More recently, the work of generations of those keeping the historical memory alive, investigating, speaking, marking areas, even disinterring on their own initiatives, is bearing fruit. The Law of Historical Memory, passed through the Spanish Parliament under a social-democratic Government in 2007 helped for a little while but then fell into disuse under the PP Government, though it was not abolished.

Its renovation in 2020 by the PSOE-Unidas Podemos coalition has spurred more excavation bu the Law and its renovation had been preceded by the work over decades by volunteers of historical memory associations in many different parts of the State, such as the Basque Country, Catalonia, Asturias, Galicia, Andalucia and Madrid. The associations have been assisted by forensic experts working voluntarily. This work has helped create the political-social-cultural atmosphere in which in October 2019 the long-promised removal of the remains of the Dictator General Franco and the leader of the fascist Falange, Primo Rivera, took place from their fascist mausoleum in the Valle de Los Caidos7 (“Valley of the Fallen”, a fascist monument constructed with prisoner labour and a shrine for Spanish fascists).

Nevertheless the renovated Historical Memory Law, or its program posted by the Government, has been criticised by relatives and other historical memory activists, because it rules out any reparations. They are bitter that most of the known torturers, murderers and rapists died natural deaths without having faced even a trial and their accusers8 and that not only do their families hang on to their ill-gotten gains but that the State does not acknowledge its duty to the victims. The State itself, or one of its departments, is also engaged in a judicial-political struggle to recover from organisations and families some properties, including national monuments and one of them of UNESCO World Heritage status. Some local authorities face prosecution and reductions in allocation of central funds because they are holding on to commemorative signs exalting Franco or someone of his supporters.

Of course, the fascists and most varieties of the Right in the Spanish polity are angry at these events and link them to the struggle for Catalan independence as fatal to the Spanish State; they demonstrate and threaten a coup or some kind of repercussion, retired Army senior officers sign declarations and some rattle their sabres in public, the spokesperson of the Franco Foundation reminds the current King Felipe that it is entirely due to Franco that his father became monarch (which is true and Juan Carlos also swore allegiance to that regime, an oath which he never recanted).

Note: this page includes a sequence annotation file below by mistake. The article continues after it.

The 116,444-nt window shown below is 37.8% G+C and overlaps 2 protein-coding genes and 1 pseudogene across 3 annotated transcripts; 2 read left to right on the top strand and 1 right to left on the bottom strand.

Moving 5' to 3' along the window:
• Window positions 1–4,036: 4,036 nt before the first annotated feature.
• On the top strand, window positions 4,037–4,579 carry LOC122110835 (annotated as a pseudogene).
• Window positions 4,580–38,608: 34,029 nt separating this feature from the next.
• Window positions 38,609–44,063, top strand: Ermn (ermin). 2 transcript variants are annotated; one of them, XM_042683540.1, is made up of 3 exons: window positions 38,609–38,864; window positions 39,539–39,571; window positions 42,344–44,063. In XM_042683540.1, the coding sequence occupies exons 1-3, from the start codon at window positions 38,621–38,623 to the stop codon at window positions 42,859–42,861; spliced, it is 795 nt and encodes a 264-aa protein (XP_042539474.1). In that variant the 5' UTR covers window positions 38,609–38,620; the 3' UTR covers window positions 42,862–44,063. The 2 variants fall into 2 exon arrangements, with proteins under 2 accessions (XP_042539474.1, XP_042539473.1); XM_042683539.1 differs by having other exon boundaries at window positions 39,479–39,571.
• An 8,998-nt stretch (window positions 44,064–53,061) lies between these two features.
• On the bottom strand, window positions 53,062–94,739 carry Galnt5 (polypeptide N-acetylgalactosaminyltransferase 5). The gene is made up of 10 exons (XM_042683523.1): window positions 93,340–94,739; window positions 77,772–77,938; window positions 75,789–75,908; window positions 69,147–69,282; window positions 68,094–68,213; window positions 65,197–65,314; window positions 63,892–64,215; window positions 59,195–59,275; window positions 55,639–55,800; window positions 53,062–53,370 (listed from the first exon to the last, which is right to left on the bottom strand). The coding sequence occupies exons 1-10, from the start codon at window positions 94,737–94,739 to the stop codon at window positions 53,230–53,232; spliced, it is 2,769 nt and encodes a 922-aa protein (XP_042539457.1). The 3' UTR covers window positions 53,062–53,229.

Even some liberals are uneasy, feeling that “it’s reopening old wounds”, to which the relatives of the victims and others reply: “the wounds have never closed.”

end item.

SOURCES:

https://www.publico.es/politica/dictadura-franquista-memoria-revive-pueblo-badajoz-exhumacion-cinco-nuevas-fosas-comunes.html

https://alchetron.com/Battle-of-Badajoz-(1936)#Massacre-of-civilians

https://www.hoy.es/opinion/peldanos-historia-20210110005509-ntvo.html

FOOTNOTES:

1City in Extremadura, SW Spain.

2Unión General de Trabajadores, a general workers’ union allied to the social-democratic PSOE party. The union was outlawed by Franco and many of its supporters suffered imprisonment or even execution or murder without trial. It is one of the largest unions in the Spanish state today and the PSOE is one of the traditional parties of government.

3In that year’s General Election the right-wing Partido Popular won a landslide victory against the PSOE and the political climate changed considerably. Both the PP and the PSOE support the unionist and monarchist Spanish Constitution but the PP contains a harder Right, including supporters of the Franco regime and memory and outright fascists, some of which have split off at times to form the right-wing Ciudadanos and fascist Vox parties.

4Guerrilla struggle persisted in parts of the Spanish state after the defeat of the Republic, in some cases for decades.

5To sustain the fiction that they were fighting against “Communism”, (no doubt believed by many), those leading the fascist-military uprising constantly referred to their enemies as “Reds”. Some of course were but the Republic was also supported by Basque, Catalan and Galician nationalists, democrats, social-democrats, revolutionary socialists, anarchists, libertarians and anarcho-syndicalists. The foreign press mostly referred to them as Republicans (sometimes as “Government supporters”) and the fascist-military side as Nationalists (sometimes as “rebels”). Communists, revolutionary socialists and anarchists predominated among the foreign volunteers who joined the Republican forces through the International Brigades and other routes (for example, Orwell, a member of the Independent Labour Party, fought with the mostly Trotskyist POUM) but they also included socialist Republicans from Ireland for example along with simply dedicated antifascists.

6Indeed, writing a review of the city history this very year, the author skips from 1921 to the 1970s, missing out the entire Antifascist War and the Massare of Badajoz, in an article featuring photos of the bullring where much of the massacre took place! https://www.hoy.es/opinion/peldanos-historia-20210110005509-ntvo.html

7An event covered in detail on Spanish TV in the style of a state funeral.

8Notable exceptions were Melitón Manzanas, Commander of the Political-Social Brigade of the Guardia Civil, a notorious torturer and Nazi collaborator, assassinated by the Basque armed group ETA in San Sebastian/ Donosti in 1968 and Admiral Carrero Blanco, Franco’s nominated successor, also assassinated by ETA in Madrid in 1973. Manzanas was awarded posthumously the Medal of Civic Merit by the Aznar Government in 1998 as “a victim of terrorism”.